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TheCountOfNowhere

Italian Banking Crisis

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Just when people started to believe it was all contained, the I-ties kick off again

 

https://www.independent.co.uk/news/business/analysis-and-features/italy-crisis-2018-explained-political-financial-markets-euro-five-star-sergio-mattarella-a8374091.html

 

Sacked the government and put a banker in charge, and now italy have done the same  xD

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TCON, could start a contagion - Italy will expose other banking frailties, the bailout which most definitely will be forthcoming should it be needed will bleed in  Brexit and other EU tensions.  

This is what can happen to rates when you manipulate them for long enough.

 

image.png.01831ec419aa978f4f1573c1ff3b69d4.png

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4 minutes ago, onlyme said:

TCON, could start a contagion - Italy will expose other banking frailties, the bailout which most definitely will be forthcoming should it be needed will bleed in  Brexit and other EU tensions.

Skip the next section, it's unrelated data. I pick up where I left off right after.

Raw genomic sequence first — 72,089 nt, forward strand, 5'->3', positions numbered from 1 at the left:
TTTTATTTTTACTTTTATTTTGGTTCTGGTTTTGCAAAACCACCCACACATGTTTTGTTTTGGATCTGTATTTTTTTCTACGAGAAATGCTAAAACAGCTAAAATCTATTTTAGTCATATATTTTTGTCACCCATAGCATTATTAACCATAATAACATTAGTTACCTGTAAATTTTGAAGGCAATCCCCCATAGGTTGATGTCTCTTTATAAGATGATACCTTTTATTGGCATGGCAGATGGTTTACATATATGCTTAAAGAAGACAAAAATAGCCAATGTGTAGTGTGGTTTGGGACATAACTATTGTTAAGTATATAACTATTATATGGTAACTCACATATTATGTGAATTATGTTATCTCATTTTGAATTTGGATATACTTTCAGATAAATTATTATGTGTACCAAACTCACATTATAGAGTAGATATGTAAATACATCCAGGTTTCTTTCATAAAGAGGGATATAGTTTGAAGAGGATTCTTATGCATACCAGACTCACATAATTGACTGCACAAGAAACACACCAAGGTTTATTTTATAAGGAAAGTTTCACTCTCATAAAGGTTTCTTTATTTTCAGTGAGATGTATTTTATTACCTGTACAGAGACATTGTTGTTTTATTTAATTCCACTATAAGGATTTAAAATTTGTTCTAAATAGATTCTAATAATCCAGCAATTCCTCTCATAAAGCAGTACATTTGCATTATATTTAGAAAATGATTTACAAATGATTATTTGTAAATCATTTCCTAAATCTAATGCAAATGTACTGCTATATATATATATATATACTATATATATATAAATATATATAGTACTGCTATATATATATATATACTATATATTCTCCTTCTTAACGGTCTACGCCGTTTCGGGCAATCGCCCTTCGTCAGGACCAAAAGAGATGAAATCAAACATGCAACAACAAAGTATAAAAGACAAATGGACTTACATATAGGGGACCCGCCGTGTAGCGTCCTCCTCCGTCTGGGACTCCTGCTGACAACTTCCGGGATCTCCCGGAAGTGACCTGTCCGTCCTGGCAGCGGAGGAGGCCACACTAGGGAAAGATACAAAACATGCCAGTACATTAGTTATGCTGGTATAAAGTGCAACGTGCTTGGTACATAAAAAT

This is what can happen to rates when you manipulate them for long enough.

 

image.png.01831ec419aa978f4f1573c1ff3b69d4.png

More likely to spark a revolution.

 

Not ever nations people are as dumb as us brits

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3 minutes ago, onlyme said:

TCON, could start a contagion - Italy will expose other banking frailties, the bailout which most definitely will be forthcoming should it be needed will bleed in  Brexit and other EU tensions.  

This is what can happen to rates when you manipulate them for long enough.

 

image.png.01831ec419aa978f4f1573c1ff3b69d4.png

Those 10 year yields are interesting, from 1.8% start of year to 2.3% (referenced in the programme I heard last week) and now 3%.

That the Euro would collapse was always inevitable because you cannot have a one size fits all approach to very different economies, as many said at the outset, the only question being when.  If Italy starts tearing up the rule book then yields will shoot up for all the weaker economies and the Euro will be gone as there will be multiple interest rates and no currency can sustain that.